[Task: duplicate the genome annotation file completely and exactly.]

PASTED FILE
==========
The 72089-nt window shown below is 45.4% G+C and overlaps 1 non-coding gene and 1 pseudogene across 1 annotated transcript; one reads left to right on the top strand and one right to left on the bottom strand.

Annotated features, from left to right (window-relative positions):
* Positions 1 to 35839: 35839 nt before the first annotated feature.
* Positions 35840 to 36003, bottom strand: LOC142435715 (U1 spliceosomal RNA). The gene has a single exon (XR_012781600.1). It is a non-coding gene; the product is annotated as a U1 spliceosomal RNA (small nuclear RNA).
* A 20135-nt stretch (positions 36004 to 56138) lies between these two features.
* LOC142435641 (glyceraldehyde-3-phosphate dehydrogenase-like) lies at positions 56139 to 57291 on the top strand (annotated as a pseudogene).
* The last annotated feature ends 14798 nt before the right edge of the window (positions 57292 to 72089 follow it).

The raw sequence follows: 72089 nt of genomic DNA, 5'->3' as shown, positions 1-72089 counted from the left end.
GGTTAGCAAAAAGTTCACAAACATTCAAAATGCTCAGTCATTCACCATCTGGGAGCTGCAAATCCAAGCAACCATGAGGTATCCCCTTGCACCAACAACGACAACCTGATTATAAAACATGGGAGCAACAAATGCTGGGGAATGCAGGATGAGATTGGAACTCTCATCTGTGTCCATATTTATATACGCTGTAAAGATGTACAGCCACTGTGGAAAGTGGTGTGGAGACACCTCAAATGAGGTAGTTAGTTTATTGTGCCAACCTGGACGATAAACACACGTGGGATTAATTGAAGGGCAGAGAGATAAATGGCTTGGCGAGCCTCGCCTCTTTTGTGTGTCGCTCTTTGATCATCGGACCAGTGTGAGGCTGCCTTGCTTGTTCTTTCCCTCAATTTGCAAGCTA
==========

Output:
The 72089-nt window shown below is 45.4% G+C and overlaps 1 non-coding gene and 1 pseudogene across 1 annotated transcript; one reads left to right on the top strand and one right to left on the bottom strand.

Annotated features, from left to right (window-relative positions):
* Positions 1 to 35839: 35839 nt before the first annotated feature.
* Positions 35840 to 36003, bottom strand: LOC142435715 (U1 spliceosomal RNA). The gene has a single exon (XR_012781600.1). It is a non-coding gene; the product is annotated as a U1 spliceosomal RNA (small nuclear RNA).
* A 20135-nt stretch (positions 36004 to 56138) lies between these two features.
* LOC142435641 (glyceraldehyde-3-phosphate dehydrogenase-like) lies at positions 56139 to 57291 on the top strand (annotated as a pseudogene).
* The last annotated feature ends 14798 nt before the right edge of the window (positions 57292 to 72089 follow it).

The raw sequence follows: 72089 nt of genomic DNA, 5'->3' as shown, positions 1-72089 counted from the left end.
GGTTAGCAAAAAGTTCACAAACATTCAAAATGCTCAGTCATTCACCATCTGGGAGCTGCAAATCCAAGCAACCATGAGGTATCCCCTTGCACCAACAACGACAACCTGATTATAAAACATGGGAGCAACAAATGCTGGGGAATGCAGGATGAGATTGGAACTCTCATCTGTGTCCATATTTATATACGCTGTAAAGATGTACAGCCACTGTGGAAAGTGGTGTGGAGACACCTCAAATGAGGTAGTTAGTTTATTGTGCCAACCTGGACGATAAACACACGTGGGATTAATTGAAGGGCAGAGAGATAAATGGCTTGGCGAGCCTCGCCTCTTTTGTGTGTCGCTCTTTGATCATCGGACCAGTGTGAGGCTGCCTTGCTTGTTCTTTCCCTCAATTTGCAAGCTA